Do I contradict myself?
Very well then I contradict myself.
(I am large, I contain multitudes.)
If you want an intellectual principle to give this picture a philosophical name, you can call it “The Principle of Maximum Diversity”. The principle of maximum diversity says that life evolves to make the universe as interesting as possible. A rain-forest contains a huge number of diverse species because specialization is cost-effective, just as Adam Smith observed in human societies. But I am impressed more by the visible examples of diversity in rain-forests and coral-reefs and human cultures than by any abstract philosophical principles.
The discussion is wide-ranging, from his sense of the tension between the two “middle classes” of England to the weakness of the claims of climate change to Halliburton’s role in Iraq to the relationship between religion & science. His is not the conventional voice, but his perspective is always interesting and often useful.
He sees optimism as the result of our heritage:
It is true that the tradition of Judeo-Christian religion is strongly coupled with philosophical optimism. Hope is high on the list of virtues. God did not put us here on earth to moan and groan. As my mother used to say, “God helps those who help themselves”.
I am generally optimistic because our human heritage seems to have equipped us very well for dealing with challenges, from ice-ages and cave-bears to diseases and over-population. The whole species did cooperate to eliminate small-pox, and the women of Mexico did reduce their average family size from seven to two and a half in fifty years. Science has helped us to understand challenges and also to defeat them.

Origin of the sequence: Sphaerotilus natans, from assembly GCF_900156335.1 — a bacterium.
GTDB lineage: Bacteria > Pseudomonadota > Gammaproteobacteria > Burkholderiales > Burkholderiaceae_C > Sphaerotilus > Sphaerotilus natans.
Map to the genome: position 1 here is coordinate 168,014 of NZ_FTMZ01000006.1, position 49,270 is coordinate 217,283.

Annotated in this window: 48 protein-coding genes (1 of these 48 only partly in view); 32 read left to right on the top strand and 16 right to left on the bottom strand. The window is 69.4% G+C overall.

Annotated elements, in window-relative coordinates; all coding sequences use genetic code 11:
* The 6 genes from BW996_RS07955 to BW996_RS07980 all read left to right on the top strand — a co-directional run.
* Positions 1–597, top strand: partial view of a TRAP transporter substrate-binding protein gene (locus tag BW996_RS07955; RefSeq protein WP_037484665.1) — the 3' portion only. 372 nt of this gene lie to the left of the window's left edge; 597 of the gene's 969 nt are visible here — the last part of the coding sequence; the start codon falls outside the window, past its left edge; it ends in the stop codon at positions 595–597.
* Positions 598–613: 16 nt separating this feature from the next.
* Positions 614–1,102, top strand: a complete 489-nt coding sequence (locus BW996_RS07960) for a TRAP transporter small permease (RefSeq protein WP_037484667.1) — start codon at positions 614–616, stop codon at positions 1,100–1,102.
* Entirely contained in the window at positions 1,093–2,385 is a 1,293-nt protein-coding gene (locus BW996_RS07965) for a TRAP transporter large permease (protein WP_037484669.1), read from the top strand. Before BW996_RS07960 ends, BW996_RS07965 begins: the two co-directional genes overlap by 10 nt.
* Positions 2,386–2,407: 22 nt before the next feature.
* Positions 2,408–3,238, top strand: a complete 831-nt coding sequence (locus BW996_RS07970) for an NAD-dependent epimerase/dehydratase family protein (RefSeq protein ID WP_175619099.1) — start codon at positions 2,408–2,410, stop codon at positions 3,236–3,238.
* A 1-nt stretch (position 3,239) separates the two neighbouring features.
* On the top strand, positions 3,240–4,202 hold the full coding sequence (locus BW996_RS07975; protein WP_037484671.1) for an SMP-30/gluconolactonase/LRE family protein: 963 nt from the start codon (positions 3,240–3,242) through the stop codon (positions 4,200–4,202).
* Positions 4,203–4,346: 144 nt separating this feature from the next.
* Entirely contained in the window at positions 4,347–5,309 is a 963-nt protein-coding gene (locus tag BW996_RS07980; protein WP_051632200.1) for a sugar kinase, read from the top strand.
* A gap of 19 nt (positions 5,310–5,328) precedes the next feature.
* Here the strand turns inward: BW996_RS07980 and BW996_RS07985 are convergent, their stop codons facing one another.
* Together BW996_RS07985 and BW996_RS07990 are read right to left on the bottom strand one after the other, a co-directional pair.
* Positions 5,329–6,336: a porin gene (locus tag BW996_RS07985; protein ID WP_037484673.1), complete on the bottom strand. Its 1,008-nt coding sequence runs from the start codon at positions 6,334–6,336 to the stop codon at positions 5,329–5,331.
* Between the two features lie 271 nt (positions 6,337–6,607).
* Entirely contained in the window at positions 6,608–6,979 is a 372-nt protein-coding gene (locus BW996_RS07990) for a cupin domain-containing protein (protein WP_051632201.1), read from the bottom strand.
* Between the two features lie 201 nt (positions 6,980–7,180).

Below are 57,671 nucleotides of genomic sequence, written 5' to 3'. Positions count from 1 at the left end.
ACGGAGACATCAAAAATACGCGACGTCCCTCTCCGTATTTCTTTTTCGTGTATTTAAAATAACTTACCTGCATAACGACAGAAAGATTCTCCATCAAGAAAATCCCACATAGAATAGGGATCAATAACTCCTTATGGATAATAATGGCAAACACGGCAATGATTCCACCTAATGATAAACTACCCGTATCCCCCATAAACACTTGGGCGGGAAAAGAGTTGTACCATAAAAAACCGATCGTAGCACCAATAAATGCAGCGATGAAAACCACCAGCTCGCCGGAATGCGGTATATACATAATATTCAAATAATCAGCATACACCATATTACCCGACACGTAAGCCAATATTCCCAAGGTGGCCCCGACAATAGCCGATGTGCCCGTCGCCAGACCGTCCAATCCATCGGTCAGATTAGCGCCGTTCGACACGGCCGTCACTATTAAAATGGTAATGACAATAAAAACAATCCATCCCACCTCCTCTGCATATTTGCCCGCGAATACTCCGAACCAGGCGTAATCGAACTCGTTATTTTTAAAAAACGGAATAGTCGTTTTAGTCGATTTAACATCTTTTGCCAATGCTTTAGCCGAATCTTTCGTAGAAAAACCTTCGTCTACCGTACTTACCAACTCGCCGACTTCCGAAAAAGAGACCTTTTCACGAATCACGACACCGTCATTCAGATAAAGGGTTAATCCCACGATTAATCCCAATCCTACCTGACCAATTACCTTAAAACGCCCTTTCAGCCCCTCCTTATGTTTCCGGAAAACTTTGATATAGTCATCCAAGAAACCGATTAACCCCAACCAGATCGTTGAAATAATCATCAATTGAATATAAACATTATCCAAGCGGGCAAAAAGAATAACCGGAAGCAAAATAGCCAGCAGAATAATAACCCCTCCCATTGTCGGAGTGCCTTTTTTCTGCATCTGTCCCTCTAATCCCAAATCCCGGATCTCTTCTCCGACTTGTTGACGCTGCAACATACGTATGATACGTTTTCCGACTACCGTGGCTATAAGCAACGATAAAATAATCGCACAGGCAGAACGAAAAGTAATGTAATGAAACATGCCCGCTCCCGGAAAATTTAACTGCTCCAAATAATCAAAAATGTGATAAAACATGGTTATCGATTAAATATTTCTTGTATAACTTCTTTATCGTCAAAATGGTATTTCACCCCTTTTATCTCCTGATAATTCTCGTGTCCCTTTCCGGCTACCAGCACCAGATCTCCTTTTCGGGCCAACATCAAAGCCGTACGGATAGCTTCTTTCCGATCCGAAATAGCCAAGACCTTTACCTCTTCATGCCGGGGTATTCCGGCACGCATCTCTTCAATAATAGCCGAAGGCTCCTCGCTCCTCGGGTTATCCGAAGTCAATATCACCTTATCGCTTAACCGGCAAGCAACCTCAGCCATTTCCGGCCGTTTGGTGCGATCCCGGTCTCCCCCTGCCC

He is especially interested in the ramifications of “HAR1 – short for Human Accelerated Region 1.” His optimism is bracing – he sees us as populating the universe. And sometimes we may have our doubts: he seems to believe we are really capable of conquering “The World, The Flesh, and the Devil” by understanding human nature. We may doubt – “knowing” and even “understanding” human nature is not quite the same as controlling our own impulses; many a wise man in the throes of a messy divorce or a drunken argument finds understanding less powerful than he’d hoped. But Dyson’s optimism – intelligent and active – motivates us to meet challenges both without and within.